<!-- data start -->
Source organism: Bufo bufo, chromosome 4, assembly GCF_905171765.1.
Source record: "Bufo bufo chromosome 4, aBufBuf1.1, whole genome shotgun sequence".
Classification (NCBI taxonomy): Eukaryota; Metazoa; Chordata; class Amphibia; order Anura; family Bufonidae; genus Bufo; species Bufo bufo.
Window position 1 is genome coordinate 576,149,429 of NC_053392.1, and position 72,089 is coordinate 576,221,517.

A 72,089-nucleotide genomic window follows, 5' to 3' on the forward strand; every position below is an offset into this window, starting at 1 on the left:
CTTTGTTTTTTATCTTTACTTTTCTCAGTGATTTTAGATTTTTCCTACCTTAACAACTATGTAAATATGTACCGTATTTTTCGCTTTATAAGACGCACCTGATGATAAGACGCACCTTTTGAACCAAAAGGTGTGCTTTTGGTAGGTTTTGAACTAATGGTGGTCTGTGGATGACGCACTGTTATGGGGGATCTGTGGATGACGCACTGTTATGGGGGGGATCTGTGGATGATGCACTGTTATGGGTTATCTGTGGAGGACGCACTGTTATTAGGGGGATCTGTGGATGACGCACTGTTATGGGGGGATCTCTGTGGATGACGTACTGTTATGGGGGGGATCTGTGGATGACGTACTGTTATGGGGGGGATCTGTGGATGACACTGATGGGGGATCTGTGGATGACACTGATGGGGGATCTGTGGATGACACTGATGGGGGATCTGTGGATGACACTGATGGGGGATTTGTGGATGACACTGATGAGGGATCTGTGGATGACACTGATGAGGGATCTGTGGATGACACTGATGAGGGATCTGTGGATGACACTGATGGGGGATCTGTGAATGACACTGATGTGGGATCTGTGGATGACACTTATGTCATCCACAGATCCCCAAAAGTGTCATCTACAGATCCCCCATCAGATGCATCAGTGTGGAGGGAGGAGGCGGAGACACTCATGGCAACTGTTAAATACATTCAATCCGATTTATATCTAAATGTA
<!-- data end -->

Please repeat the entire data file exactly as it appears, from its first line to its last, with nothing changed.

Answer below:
Source organism: Bufo bufo, chromosome 4, assembly GCF_905171765.1.
Source record: "Bufo bufo chromosome 4, aBufBuf1.1, whole genome shotgun sequence".
Classification (NCBI taxonomy): Eukaryota; Metazoa; Chordata; class Amphibia; order Anura; family Bufonidae; genus Bufo; species Bufo bufo.
Window position 1 is genome coordinate 576,149,429 of NC_053392.1, and position 72,089 is coordinate 576,221,517.

A 72,089-nucleotide genomic window follows, 5' to 3' on the forward strand; every position below is an offset into this window, starting at 1 on the left:
CTTTGTTTTTTATCTTTACTTTTCTCAGTGATTTTAGATTTTTCCTACCTTAACAACTATGTAAATATGTACCGTATTTTTCGCTTTATAAGACGCACCTGATGATAAGACGCACCTTTTGAACCAAAAGGTGTGCTTTTGGTAGGTTTTGAACTAATGGTGGTCTGTGGATGACGCACTGTTATGGGGGATCTGTGGATGACGCACTGTTATGGGGGGGATCTGTGGATGATGCACTGTTATGGGTTATCTGTGGAGGACGCACTGTTATTAGGGGGATCTGTGGATGACGCACTGTTATGGGGGGATCTCTGTGGATGACGTACTGTTATGGGGGGGATCTGTGGATGACGTACTGTTATGGGGGGGATCTGTGGATGACACTGATGGGGGATCTGTGGATGACACTGATGGGGGATCTGTGGATGACACTGATGGGGGATCTGTGGATGACACTGATGGGGGATTTGTGGATGACACTGATGAGGGATCTGTGGATGACACTGATGAGGGATCTGTGGATGACACTGATGAGGGATCTGTGGATGACACTGATGGGGGATCTGTGAATGACACTGATGTGGGATCTGTGGATGACACTTATGTCATCCACAGATCCCCAAAAGTGTCATCTACAGATCCCCCATCAGATGCATCAGTGTGGAGGGAGGAGGCGGAGACACTCATGGCAACTGTTAAATACATTCAATCCGATTTATATCTAAATGTA